Of course in some of the taigi, attacks are done by atemi (strikes) by the attacker (uke). In that sense, you could say everyone practices atemi. However, I think that the use of atemi in this discussion was for the defender (nage).
Yes, uke attacks with munetsuki in taigi 19, but from the few times I've seen it done, it sure looked like nage was performing some nice atemi, too. Quick search reveals that nage does "Uchiwanage kubikiri," "zenponage kubiuchi," "uchiwanage menuchi," "irimi sudori," "shomenuchi," and "hantai tenkan." At least the second, third, and fifth sure sound (and looked!) like atemi.
Of course, my experience in Ki Society's aikido is pretty limited. Anyone else in Ki Society wish to comment on this?
It's true that in many of the techniques, there are places where atemi can be used. However, the most recent instruction I've been hearing is that atemi is used as a distraction to prevent a counterstrike by the attacker or as a spacing device, to stretch out the attacker. It seems to me that the softer styles are almost disregarding atemi, in favor of concentrating on developing the lead.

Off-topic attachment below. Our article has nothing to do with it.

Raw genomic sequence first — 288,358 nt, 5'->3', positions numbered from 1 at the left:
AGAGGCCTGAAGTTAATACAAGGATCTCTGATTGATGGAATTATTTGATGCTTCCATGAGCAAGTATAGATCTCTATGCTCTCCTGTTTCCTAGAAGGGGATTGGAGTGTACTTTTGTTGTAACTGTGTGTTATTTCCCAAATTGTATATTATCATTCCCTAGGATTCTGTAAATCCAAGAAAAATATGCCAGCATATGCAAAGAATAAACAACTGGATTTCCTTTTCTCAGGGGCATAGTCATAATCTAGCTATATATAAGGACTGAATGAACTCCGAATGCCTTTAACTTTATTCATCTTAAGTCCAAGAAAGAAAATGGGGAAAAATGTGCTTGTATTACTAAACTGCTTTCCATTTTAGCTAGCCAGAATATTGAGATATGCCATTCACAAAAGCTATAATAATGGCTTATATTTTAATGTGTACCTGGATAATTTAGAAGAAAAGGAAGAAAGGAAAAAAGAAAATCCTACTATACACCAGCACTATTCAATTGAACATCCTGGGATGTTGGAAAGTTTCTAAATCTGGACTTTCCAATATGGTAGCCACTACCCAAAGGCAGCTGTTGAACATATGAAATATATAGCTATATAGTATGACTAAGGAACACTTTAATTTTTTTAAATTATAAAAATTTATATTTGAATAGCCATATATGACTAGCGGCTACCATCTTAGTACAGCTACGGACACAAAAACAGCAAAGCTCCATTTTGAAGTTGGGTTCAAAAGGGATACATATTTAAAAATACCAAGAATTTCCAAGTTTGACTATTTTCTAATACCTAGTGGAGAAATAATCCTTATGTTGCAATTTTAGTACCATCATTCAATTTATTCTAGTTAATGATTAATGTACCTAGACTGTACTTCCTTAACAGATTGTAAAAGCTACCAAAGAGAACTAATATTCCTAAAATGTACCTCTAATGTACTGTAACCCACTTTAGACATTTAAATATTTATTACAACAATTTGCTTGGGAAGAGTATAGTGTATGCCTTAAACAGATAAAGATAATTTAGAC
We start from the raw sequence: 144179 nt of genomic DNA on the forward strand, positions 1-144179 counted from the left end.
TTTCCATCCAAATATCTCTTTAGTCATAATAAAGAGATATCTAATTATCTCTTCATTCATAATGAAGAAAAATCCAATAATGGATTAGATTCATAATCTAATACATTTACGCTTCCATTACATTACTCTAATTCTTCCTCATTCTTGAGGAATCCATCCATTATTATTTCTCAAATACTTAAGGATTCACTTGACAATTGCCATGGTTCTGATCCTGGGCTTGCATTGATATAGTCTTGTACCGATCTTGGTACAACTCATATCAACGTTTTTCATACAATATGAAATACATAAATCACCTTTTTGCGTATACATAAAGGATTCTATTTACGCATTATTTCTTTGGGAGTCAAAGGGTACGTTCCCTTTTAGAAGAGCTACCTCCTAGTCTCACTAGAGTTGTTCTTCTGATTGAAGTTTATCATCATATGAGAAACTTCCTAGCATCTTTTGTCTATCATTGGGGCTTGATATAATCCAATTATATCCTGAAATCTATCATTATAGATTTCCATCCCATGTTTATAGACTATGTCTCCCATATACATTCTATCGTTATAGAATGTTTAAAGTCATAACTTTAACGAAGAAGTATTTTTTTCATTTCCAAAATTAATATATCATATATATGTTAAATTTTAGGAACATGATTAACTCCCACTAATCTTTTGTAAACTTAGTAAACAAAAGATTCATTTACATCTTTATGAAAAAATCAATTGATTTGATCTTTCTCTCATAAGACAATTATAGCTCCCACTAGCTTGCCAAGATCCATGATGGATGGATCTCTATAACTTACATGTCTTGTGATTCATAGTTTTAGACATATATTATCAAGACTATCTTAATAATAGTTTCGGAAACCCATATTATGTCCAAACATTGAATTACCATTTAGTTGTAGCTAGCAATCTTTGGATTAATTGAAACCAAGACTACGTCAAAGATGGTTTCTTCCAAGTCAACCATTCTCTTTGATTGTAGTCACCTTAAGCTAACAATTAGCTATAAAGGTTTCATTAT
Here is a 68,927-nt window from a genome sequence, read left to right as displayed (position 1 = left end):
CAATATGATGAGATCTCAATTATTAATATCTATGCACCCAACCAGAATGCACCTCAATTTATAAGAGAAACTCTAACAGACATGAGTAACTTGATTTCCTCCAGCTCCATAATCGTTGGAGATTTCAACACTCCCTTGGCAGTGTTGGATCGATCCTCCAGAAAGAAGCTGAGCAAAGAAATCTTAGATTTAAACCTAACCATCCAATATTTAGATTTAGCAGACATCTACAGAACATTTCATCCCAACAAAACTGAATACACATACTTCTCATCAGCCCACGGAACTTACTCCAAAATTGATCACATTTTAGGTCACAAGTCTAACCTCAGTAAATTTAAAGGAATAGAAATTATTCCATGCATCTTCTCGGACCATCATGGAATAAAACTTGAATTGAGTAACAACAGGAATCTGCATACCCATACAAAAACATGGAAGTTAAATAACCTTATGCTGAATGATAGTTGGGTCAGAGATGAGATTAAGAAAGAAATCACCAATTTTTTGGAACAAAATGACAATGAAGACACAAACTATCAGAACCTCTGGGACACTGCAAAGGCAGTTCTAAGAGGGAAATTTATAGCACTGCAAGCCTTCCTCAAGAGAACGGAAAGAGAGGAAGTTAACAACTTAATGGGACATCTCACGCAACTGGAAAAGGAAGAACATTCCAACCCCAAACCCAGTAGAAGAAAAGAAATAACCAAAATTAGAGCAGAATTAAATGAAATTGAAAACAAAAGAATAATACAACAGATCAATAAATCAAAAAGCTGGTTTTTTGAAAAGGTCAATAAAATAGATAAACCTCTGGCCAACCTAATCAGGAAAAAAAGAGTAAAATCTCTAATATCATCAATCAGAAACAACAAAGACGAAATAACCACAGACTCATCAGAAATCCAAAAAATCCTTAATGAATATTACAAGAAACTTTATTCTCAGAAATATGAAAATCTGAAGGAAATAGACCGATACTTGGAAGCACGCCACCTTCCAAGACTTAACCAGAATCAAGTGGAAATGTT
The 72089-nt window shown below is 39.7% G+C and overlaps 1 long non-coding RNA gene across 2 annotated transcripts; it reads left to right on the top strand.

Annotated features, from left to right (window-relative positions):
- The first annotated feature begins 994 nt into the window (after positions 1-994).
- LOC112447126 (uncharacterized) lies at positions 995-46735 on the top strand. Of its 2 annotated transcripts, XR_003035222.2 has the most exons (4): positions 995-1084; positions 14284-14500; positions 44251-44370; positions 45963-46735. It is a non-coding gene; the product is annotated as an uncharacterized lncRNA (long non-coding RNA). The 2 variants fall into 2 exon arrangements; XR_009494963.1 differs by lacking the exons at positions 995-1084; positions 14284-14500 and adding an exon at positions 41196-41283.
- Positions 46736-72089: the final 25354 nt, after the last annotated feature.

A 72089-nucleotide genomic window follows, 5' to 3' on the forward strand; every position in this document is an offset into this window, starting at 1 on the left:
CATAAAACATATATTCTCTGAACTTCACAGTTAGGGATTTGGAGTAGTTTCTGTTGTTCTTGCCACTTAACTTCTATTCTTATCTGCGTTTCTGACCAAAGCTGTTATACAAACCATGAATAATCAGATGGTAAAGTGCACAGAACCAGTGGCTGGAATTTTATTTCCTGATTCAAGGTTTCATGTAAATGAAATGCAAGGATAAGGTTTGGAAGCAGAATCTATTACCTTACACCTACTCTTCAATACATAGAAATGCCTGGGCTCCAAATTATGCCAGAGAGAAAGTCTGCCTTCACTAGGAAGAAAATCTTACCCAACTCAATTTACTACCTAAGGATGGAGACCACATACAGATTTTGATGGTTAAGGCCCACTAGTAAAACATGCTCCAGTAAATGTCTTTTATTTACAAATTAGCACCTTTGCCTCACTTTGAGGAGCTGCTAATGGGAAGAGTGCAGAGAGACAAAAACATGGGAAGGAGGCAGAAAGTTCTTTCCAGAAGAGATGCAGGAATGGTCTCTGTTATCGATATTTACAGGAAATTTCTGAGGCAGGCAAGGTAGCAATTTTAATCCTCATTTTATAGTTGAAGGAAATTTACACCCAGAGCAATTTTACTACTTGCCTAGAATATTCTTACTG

I seem to remember Kashiwaya sensei saying at the last seminar of his I attended that atemi, especially in randori, should be a last resort thing to do. Rather than relying upon it, nage should be in a good enough position that a (for the lack of a better word) "non-atemified" technique should be available.
Me? I've trained in aikido dojo where atemi are used in almost every technique, where atemi is used sometimes, where the implication of atemi exists and is pointed out, and others in which atemi are hardly ever used.
You know what? In my eyes, they were all doing aikido...